2020 will be remembered as a year of constant challenges and transportation was no exception.
The Western Growers Transportation Program Team and experts from C. H. Robinson answer the most common member questions regarding the 2020 transportation market and what we can expect in 2021:
Q. Transportation rates have been extremely high in recent months. Why?
A. Despite the impact of the COVID-19 virus, the U.S. economy has essentially rebounded to 2019 levels. However, many carriers had reduced capacity earlier in the year. Truckers also had to drive more deadhead miles to pick up westbound loads due to reductions or shutdowns in processing and manufacturing. This increased cycle times for equipment returning to the West Coast for produce loading. In addition, the volume of products imported from Asia has drastically increased as retailers restocked for the holidays and built inventories in anticipation of a return to normal purchasing behavior during 2021. Those products are shipped in steamship containers which usually move via rail from west coast ports to final destinations. The railroads have not been able to handle this volume in a timely manner, so many importers are unloading containers in the port areas and using trucks to move this freight. Less equipment, longer roundtrip cycle times and strong demand equal high rates.
Q. How long do you think this situation will last?
A. We think high rates will probably last into the first quarter of 2021 and that the market will return to normal levels by midyear. Motor carriers have ordered large quantities of new equipment and some of that supply will be entering the market during the 2nd quarter. In addition, as COVID-19 vaccinations become widespread, manufacturing and processing operations will gradually return to normal and truck cycle times will decrease. Imports from Asia will likely slow down post-holiday and as inventories reach normal levels.
Q. I had contract rate arrangements with several motor carriers. Most of them are not fulfilling their agreements and are turning back freight. How do I make them live up to their commitments?
A. You’re not alone. The nationwide contract carrier load rejection rate is around 50%, meaning, one out of 2 contract loads are not being accepted. Some of those rejections are due to equipment and driver shortages and some of them are due to the lure of higher spot market rates. In the short term, there isn’t much you can do. But when the market returns to normal – and it will – carriers are going to be looking for business and you should be in a position to take corrective action. If your carriers do not have legitimate reasons for not honoring their contracts, find other vendors. Trucking is highly fragmented and numerous carriers will be interested in your business. The balance you have to strike is providing enough volume to each carrier to make you a valuable account and spreading your risk by having enough carriers. With respect to carrier selection, the mistake most shippers make is having too many carriers. Managing multiple relationships is inefficient and time-consuming and the lower volumes allocated to each carrier will limit their profitability. It is also recommended that you create a relationship with a 3rd party logistics company to further hedge your risk. Finally, take a look at your operating practices to ensure that you are not creating a reason for truckers to turn down your business. Long wait times for loading and frequent last-minute load changes are the leading factors in that decision.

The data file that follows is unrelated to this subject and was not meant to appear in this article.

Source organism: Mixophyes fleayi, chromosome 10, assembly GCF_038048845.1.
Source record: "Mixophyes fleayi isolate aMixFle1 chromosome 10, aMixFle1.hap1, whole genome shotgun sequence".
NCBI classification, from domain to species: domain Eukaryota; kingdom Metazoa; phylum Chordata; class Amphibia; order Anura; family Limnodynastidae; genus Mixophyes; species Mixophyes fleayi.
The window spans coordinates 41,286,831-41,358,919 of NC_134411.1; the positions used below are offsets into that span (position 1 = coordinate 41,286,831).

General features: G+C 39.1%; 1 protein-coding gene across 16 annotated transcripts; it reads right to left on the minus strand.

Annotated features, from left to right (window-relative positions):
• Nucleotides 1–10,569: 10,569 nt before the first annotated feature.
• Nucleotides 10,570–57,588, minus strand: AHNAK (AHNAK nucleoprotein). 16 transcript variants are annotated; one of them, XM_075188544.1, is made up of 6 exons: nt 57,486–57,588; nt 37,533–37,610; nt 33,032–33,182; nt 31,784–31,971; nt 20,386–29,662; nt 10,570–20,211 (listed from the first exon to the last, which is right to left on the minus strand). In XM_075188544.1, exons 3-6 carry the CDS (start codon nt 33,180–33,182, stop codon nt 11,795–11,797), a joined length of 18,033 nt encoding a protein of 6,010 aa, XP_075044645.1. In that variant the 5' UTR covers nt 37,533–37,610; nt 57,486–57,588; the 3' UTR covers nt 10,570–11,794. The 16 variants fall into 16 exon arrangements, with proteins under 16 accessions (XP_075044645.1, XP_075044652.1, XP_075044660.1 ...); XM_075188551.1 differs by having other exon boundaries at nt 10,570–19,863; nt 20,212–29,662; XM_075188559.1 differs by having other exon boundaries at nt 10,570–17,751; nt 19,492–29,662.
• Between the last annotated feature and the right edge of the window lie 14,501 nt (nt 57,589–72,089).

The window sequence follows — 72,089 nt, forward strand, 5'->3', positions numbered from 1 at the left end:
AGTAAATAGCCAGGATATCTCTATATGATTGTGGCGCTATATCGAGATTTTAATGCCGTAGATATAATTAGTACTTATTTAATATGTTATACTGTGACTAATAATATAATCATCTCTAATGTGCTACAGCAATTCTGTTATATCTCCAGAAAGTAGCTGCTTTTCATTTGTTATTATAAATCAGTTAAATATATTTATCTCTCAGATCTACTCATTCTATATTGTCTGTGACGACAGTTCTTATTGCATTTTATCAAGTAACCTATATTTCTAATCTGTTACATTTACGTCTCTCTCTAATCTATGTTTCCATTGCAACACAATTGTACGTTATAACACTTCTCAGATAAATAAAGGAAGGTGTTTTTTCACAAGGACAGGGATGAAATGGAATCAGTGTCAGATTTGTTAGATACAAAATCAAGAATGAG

Q. Should I refuse to sell on delivered terms during this difficult market?
A. In our highly competitive business, refusing to sell is a significant gamble. The vast majority of your customers consider the ability of a shipper to provide well-executed transportation a value-added service. That could be the difference in getting the next purchase order. Be sure to set realistic service expectations and proactively communicate any delays or problems. Feel free to reach out to the Western Growers Transportation Program for information on current market conditions.
Q. Is intermodal a viable alternative with respect to cost, service and equipment availability?
A. It is regarding certain service corridors, although intermodal carriers are currently experiencing the same elevated demand as motor carriers and are pricing accordingly. It is unlikely that intermodal service will provide any cost relief at present. However, when you are reviewing your carrier base in 2021, you should consider providing a refrigerated intermodal carrier with a steady volume in a specific service lane as a further carrier risk hedge. Carefully consider the service parameters offered by the carrier before making any commitments.
Q. I don’t have any contracts with motor carriers and sell delivered only on occasion. If a customer wants me to take care of transportation arrangements in the current difficult environment, what do I do?
A. Leverage the features of the Western Growers Transportation Program. Use C. H. Robinson’s Navisphere 2.0 software which guarantees capacity for infrequent orders on one easy to use platform. Also use C. H. Robinson’s FreightQuote, which provides real-time cost of capacity and order execution.
Q. What else should shippers do to improve their transportation strategy in 2021?
A. Take advantage of C.H. Robinson’s analytics suite, Navisphere Insight and consultative capabilities to figure out your freight lanes, shipping patterns and carrier requirements. Use it to develop your RFP process, an automated route guide and carrier performance data. Call John Stenderup at 831.392.5498 to learn about Navisphere 2.0, FreightQuote, Navisphere Insight and other tools that will enable you to implement a successful 2021 transportation strategy.
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